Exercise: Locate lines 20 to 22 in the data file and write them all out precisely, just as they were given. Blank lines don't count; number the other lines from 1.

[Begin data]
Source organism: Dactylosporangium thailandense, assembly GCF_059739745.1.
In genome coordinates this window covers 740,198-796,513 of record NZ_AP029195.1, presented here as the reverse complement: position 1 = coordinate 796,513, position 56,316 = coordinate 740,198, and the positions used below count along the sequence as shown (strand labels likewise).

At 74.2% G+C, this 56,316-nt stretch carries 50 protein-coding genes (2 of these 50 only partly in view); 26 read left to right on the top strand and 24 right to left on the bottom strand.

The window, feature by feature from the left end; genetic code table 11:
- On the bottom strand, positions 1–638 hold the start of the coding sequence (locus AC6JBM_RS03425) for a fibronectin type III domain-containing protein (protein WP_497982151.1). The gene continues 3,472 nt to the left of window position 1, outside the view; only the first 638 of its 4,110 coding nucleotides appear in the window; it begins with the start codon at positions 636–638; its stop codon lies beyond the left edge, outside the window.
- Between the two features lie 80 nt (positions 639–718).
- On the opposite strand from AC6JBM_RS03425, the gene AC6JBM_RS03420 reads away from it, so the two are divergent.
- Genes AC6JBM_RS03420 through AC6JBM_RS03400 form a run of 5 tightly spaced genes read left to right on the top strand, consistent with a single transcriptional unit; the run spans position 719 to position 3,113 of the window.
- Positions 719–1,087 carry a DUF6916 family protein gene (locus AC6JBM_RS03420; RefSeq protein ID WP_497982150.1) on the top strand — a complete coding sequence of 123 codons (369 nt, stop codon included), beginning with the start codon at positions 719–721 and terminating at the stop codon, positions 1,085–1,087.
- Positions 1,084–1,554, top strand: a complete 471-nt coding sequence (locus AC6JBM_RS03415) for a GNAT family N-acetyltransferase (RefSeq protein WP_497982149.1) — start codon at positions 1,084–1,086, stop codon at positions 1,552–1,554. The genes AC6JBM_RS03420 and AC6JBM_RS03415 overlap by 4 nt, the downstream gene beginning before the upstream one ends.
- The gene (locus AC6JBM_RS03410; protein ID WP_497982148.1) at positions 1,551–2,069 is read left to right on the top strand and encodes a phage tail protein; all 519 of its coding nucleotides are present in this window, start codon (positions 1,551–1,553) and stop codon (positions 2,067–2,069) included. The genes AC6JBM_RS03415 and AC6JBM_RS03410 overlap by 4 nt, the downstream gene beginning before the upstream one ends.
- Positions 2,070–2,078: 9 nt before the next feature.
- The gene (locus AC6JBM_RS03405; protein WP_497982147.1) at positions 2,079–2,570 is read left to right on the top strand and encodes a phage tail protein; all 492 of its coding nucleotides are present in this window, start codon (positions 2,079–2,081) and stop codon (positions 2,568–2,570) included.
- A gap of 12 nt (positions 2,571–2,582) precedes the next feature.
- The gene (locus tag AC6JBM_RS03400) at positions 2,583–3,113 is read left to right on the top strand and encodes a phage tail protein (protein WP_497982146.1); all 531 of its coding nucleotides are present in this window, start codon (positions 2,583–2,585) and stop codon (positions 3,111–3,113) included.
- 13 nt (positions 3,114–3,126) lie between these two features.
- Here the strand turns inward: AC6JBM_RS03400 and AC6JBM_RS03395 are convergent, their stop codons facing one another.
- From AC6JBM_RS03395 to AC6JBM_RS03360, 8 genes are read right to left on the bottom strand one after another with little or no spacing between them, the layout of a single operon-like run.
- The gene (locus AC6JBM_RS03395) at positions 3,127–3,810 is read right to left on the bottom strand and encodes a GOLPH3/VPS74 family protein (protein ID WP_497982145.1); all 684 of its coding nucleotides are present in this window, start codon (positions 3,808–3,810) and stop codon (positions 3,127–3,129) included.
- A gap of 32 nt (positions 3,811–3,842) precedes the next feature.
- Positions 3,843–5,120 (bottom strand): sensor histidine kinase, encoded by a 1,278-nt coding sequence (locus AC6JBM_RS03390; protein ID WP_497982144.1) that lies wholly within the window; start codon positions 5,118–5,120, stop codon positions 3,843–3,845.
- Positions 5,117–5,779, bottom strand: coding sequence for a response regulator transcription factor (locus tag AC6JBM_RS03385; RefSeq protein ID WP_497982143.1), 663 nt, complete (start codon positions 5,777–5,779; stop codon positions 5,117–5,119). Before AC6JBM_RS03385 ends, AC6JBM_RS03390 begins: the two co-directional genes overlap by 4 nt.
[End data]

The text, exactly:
- A gap of 32 nt (positions 3,811–3,842) precedes the next feature.
- Positions 3,843–5,120 (bottom strand): sensor histidine kinase, encoded by a 1,278-nt coding sequence (locus AC6JBM_RS03390; protein ID WP_497982144.1) that lies wholly within the window; start codon positions 5,118–5,120, stop codon positions 3,843–3,845.
- Positions 5,117–5,779, bottom strand: coding sequence for a response regulator transcription factor (locus tag AC6JBM_RS03385; RefSeq protein ID WP_497982143.1), 663 nt, complete (start codon positions 5,777–5,779; stop codon positions 5,117–5,119). Before AC6JBM_RS03385 ends, AC6JBM_RS03390 begins: the two co-directional genes overlap by 4 nt.